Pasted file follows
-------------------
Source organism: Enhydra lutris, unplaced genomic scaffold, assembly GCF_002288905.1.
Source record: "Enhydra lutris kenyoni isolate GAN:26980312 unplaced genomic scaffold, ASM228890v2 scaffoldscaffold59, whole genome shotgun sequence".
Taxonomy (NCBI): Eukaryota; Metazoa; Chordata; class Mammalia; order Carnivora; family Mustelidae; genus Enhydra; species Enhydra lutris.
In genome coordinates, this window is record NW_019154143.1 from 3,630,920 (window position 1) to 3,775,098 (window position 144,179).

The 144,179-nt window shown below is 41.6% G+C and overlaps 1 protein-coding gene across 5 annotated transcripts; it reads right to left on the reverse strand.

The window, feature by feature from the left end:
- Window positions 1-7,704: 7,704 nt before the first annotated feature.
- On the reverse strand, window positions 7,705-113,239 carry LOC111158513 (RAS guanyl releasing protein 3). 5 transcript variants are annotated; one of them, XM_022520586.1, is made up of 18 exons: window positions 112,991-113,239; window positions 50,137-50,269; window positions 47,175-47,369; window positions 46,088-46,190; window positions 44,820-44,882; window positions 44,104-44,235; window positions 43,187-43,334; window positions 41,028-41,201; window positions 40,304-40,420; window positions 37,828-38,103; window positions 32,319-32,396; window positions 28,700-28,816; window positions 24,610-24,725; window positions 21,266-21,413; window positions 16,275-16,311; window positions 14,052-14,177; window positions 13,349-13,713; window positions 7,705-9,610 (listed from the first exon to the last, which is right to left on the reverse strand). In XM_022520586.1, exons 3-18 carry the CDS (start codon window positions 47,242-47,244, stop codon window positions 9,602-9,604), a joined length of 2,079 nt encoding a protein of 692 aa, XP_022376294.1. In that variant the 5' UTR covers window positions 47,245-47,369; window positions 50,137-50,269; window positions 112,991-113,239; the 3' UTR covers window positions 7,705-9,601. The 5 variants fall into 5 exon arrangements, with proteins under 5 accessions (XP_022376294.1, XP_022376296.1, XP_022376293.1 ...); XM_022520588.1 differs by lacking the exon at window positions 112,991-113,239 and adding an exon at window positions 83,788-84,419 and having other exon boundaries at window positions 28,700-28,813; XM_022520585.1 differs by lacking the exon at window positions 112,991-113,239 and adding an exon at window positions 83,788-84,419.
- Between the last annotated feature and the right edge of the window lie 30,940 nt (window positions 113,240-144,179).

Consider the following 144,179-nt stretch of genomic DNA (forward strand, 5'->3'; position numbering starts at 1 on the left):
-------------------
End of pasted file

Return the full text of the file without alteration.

Source organism: Enhydra lutris, unplaced genomic scaffold, assembly GCF_002288905.1.
Source record: "Enhydra lutris kenyoni isolate GAN:26980312 unplaced genomic scaffold, ASM228890v2 scaffoldscaffold59, whole genome shotgun sequence".
Taxonomy (NCBI): Eukaryota; Metazoa; Chordata; class Mammalia; order Carnivora; family Mustelidae; genus Enhydra; species Enhydra lutris.
In genome coordinates, this window is record NW_019154143.1 from 3,630,920 (window position 1) to 3,775,098 (window position 144,179).

The 144,179-nt window shown below is 41.6% G+C and overlaps 1 protein-coding gene across 5 annotated transcripts; it reads right to left on the reverse strand.

The window, feature by feature from the left end:
- Window positions 1-7,704: 7,704 nt before the first annotated feature.
- On the reverse strand, window positions 7,705-113,239 carry LOC111158513 (RAS guanyl releasing protein 3). 5 transcript variants are annotated; one of them, XM_022520586.1, is made up of 18 exons: window positions 112,991-113,239; window positions 50,137-50,269; window positions 47,175-47,369; window positions 46,088-46,190; window positions 44,820-44,882; window positions 44,104-44,235; window positions 43,187-43,334; window positions 41,028-41,201; window positions 40,304-40,420; window positions 37,828-38,103; window positions 32,319-32,396; window positions 28,700-28,816; window positions 24,610-24,725; window positions 21,266-21,413; window positions 16,275-16,311; window positions 14,052-14,177; window positions 13,349-13,713; window positions 7,705-9,610 (listed from the first exon to the last, which is right to left on the reverse strand). In XM_022520586.1, exons 3-18 carry the CDS (start codon window positions 47,242-47,244, stop codon window positions 9,602-9,604), a joined length of 2,079 nt encoding a protein of 692 aa, XP_022376294.1. In that variant the 5' UTR covers window positions 47,245-47,369; window positions 50,137-50,269; window positions 112,991-113,239; the 3' UTR covers window positions 7,705-9,601. The 5 variants fall into 5 exon arrangements, with proteins under 5 accessions (XP_022376294.1, XP_022376296.1, XP_022376293.1 ...); XM_022520588.1 differs by lacking the exon at window positions 112,991-113,239 and adding an exon at window positions 83,788-84,419 and having other exon boundaries at window positions 28,700-28,813; XM_022520585.1 differs by lacking the exon at window positions 112,991-113,239 and adding an exon at window positions 83,788-84,419.
- Between the last annotated feature and the right edge of the window lie 30,940 nt (window positions 113,240-144,179).

Consider the following 144,179-nt stretch of genomic DNA (forward strand, 5'->3'; position numbering starts at 1 on the left):